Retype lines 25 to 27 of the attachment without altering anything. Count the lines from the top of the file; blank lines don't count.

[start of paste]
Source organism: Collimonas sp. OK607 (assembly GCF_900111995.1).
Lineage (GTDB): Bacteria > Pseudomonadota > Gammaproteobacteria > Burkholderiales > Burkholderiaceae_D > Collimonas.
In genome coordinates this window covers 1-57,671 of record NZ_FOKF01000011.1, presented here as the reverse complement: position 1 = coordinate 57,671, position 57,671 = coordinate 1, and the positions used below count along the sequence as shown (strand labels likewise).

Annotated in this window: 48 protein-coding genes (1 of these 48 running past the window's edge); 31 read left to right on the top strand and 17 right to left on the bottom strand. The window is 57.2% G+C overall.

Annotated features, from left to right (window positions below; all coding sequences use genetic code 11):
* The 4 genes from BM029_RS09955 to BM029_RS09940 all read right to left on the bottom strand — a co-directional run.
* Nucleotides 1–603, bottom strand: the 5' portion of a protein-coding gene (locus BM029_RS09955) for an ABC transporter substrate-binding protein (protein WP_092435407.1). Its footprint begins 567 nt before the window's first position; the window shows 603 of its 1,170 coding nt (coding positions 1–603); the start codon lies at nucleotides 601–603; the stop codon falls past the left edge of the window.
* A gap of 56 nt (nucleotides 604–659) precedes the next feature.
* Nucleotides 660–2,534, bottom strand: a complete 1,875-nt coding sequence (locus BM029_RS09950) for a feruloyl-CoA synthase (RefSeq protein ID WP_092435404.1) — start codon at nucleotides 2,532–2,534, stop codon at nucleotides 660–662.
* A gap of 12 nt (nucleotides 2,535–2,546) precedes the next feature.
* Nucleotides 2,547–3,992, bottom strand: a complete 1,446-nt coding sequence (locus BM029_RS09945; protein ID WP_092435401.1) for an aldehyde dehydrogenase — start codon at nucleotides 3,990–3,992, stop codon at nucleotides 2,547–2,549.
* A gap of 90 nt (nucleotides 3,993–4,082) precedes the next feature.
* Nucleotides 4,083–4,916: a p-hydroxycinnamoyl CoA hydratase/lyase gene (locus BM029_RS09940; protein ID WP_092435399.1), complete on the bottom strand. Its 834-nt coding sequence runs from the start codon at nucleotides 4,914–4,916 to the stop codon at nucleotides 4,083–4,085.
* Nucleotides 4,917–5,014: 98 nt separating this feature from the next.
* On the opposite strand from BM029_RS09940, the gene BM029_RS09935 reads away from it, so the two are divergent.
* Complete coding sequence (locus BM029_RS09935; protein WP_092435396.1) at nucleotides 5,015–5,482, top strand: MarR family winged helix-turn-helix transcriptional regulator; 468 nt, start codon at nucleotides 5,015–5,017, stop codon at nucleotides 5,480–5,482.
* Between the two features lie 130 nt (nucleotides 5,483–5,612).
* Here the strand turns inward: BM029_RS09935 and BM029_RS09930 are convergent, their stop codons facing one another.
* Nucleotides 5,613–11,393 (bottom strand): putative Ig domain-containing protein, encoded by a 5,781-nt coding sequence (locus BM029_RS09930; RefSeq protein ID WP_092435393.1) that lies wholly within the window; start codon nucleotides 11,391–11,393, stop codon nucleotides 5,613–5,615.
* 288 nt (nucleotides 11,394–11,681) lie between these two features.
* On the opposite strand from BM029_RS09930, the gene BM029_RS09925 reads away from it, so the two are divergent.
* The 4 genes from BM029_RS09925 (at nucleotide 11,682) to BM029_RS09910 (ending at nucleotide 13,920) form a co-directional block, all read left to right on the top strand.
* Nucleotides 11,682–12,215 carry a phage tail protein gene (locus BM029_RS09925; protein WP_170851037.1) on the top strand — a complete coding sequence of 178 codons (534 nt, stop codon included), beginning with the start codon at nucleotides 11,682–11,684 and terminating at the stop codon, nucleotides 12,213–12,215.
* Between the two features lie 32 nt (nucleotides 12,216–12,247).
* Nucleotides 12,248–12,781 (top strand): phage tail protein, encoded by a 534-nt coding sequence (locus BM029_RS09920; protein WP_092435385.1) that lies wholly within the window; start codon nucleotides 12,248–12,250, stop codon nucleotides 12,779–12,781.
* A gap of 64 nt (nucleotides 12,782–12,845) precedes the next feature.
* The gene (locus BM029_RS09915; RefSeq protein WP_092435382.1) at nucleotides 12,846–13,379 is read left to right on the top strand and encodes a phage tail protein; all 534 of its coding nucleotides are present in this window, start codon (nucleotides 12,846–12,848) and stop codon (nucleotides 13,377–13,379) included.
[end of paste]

* Nucleotides 12,248–12,781 (top strand): phage tail protein, encoded by a 534-nt coding sequence (locus BM029_RS09920; protein WP_092435385.1) that lies wholly within the window; start codon nucleotides 12,248–12,250, stop codon nucleotides 12,779–12,781.
* A gap of 64 nt (nucleotides 12,782–12,845) precedes the next feature.
* The gene (locus BM029_RS09915; RefSeq protein WP_092435382.1) at nucleotides 12,846–13,379 is read left to right on the top strand and encodes a phage tail protein; all 534 of its coding nucleotides are present in this window, start codon (nucleotides 12,846–12,848) and stop codon (nucleotides 13,377–13,379) included.